Because outline and box-shadow sit outside of the border in the box model, one consequence you may encounter is having them disappear under the edges of the viewport. So, you may need to add margin to the element or padding to the body as a countermeasure if you want it to remain visible.

Their placement also means they can be sheared off by properties such as overflow: hidden or the use of clip-path.

Bonus Tip: Gradient Borders

As promised, here's a bonus tip about something that - of the methods we've discussed - only border can do.

An often forgotten border-related property is border-image. The syntax can be a bit strange when trying to use it with actual images.

But it has a hidden power - it also allows you to create gradient borders since CSS gradients are technically images:

preview of an element that has a pastel rainbow gradient applied with the text "Hello World"

This requires defining a regular border width and style (although it will only display as solid regardless of style value), followed by the border-image property that can use the gradient syntax with one addition. The number after the gradient is the slice value which for our gradient we can simply use a value of 1 to essentially not alter the sizing/distortion of the gradient.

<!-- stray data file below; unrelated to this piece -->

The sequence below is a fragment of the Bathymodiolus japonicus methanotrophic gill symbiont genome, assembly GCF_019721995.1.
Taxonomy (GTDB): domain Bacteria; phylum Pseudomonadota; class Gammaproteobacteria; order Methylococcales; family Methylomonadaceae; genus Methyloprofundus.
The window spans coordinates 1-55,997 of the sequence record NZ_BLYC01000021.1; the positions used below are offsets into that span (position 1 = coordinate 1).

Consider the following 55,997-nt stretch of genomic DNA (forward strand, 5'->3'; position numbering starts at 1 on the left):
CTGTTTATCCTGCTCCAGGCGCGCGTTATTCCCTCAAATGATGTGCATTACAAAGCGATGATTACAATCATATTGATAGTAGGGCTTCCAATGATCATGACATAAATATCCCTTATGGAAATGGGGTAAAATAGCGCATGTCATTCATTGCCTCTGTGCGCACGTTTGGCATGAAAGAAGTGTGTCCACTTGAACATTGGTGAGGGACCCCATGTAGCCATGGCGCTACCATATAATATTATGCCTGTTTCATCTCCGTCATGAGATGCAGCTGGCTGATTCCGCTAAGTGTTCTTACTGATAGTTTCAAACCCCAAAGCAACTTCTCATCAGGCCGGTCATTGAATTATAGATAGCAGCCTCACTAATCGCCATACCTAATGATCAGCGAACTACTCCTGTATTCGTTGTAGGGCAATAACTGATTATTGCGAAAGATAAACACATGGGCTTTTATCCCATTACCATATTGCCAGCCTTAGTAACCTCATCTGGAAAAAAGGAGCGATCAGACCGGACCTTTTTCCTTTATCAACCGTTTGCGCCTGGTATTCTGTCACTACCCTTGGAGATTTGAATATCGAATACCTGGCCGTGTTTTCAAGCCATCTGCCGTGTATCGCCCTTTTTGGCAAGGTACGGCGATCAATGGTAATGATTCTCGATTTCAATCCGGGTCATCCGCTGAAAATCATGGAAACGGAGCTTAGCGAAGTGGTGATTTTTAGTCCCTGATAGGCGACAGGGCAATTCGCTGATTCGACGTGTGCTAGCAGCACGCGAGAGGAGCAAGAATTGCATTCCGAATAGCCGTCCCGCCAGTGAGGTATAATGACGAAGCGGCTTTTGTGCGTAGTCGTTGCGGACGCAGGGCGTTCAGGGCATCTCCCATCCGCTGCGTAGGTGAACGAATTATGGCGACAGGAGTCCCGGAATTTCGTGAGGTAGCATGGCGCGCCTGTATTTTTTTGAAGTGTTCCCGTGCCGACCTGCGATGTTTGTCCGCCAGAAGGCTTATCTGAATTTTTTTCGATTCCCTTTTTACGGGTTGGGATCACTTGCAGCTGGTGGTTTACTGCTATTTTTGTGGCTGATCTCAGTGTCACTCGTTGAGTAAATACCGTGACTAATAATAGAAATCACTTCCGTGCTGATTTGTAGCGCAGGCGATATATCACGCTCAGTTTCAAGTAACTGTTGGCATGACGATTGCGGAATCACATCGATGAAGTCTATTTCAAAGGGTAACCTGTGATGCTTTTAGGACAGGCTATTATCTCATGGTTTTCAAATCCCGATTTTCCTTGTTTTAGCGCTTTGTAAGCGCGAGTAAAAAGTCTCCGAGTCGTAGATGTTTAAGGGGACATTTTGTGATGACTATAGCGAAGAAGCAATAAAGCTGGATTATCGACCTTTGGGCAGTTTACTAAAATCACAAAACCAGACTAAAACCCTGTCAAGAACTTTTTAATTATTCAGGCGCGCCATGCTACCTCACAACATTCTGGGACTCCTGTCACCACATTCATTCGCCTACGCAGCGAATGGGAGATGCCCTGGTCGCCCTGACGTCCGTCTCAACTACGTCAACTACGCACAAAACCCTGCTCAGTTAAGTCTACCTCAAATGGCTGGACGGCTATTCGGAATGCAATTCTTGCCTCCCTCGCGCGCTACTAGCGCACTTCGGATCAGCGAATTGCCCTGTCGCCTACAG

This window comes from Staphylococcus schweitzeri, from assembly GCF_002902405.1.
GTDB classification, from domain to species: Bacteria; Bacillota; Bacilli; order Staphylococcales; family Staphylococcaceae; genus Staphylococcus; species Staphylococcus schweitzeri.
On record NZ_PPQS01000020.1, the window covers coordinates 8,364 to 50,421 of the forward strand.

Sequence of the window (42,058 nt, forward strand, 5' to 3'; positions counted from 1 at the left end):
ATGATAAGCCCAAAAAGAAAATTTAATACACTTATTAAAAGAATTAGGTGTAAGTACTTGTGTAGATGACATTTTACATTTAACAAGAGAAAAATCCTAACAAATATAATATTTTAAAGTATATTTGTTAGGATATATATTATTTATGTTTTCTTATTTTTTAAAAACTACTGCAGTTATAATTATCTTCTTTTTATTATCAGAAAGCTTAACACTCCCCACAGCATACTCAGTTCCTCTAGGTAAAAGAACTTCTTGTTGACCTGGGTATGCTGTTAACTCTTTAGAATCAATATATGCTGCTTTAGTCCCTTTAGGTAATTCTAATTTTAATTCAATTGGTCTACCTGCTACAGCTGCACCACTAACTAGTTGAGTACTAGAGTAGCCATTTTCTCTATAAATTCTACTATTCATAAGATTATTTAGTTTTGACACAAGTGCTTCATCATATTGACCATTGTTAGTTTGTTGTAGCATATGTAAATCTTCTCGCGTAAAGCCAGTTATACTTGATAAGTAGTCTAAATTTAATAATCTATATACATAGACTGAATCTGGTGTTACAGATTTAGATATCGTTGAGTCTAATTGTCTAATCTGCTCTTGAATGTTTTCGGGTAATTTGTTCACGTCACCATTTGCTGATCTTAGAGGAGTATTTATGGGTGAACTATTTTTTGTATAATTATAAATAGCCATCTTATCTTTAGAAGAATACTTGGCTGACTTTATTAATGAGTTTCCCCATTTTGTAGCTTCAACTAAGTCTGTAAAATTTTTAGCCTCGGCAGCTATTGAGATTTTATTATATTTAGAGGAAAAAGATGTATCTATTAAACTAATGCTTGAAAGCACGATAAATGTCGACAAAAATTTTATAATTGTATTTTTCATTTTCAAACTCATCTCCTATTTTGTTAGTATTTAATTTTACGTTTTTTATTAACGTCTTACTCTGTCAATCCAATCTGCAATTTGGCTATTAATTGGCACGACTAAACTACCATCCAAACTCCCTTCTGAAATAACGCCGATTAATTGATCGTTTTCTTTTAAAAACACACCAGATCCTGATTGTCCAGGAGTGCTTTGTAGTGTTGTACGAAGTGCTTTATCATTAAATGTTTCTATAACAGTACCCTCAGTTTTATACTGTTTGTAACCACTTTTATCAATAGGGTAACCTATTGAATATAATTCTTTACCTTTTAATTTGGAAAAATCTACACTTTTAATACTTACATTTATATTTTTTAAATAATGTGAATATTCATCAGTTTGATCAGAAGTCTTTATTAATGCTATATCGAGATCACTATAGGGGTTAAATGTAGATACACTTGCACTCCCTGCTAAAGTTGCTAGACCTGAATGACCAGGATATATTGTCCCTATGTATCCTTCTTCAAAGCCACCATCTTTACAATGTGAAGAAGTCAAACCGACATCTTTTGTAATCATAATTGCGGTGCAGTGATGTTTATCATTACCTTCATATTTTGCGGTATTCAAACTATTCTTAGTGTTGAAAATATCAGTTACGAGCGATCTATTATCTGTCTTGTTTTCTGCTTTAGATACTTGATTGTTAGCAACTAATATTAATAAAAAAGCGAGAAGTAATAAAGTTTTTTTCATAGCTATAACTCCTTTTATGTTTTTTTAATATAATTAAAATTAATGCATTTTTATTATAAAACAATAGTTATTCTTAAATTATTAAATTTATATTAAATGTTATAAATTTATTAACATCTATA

div {
  border: 10px solid;
  /* simplified from preview image */
  border-image: linear-gradient(to right, purple, pink) 1;
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To place the border on only one side, be sure to set the other sides to zero first or some browsers will still add it to all sides:

div {
  border-style: solid;
  border-width: 0;
  border-left-width: 3px;
  /* border-image */
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The downside is that these borders do not respect border-radius, so if you need a solution that does, you can use Inspector to peek at how the gradients are added for the cards on the ModernCSS home page ๐Ÿ˜‰

Top comments (8)

btlm profile image

Oh my, I didn't know about border-image property. Thank you!

conradsollitt profile image
Conrad Sollitt • Edited

Nice article Stephanie!

Your graphics make it clear on how it works I think. I myself have not used border-image yet and I like your demo using gradients so perhaps soon I'll use it.

There is actually another new option as well using a new low-level Browser/CSS API called Houdini where you can control paint rendering with custom CSS:

Border Example from Google Chrome Labs Site:
Look for border-radius-reverse on this link (and see other CSS demos):

madza profile image

Looks nice, I love this series โค

otacke profile image
Oliver Tacke

Very nice to read, thanks!

bilalprofile profile image
Bilal M Rizwaan

Useful Trick

sergo_gabunia profile image
Sergo Gabunia

great article

shanonjackson profile image
Shanon Jackson

You should mention inset box shadow, which is a border that doesnt add height or width to your box model AND doesnt sit outside your box model.

5t3ph profile image
Stephanie Eckles

This is mentioned in the section demonstrating use cases.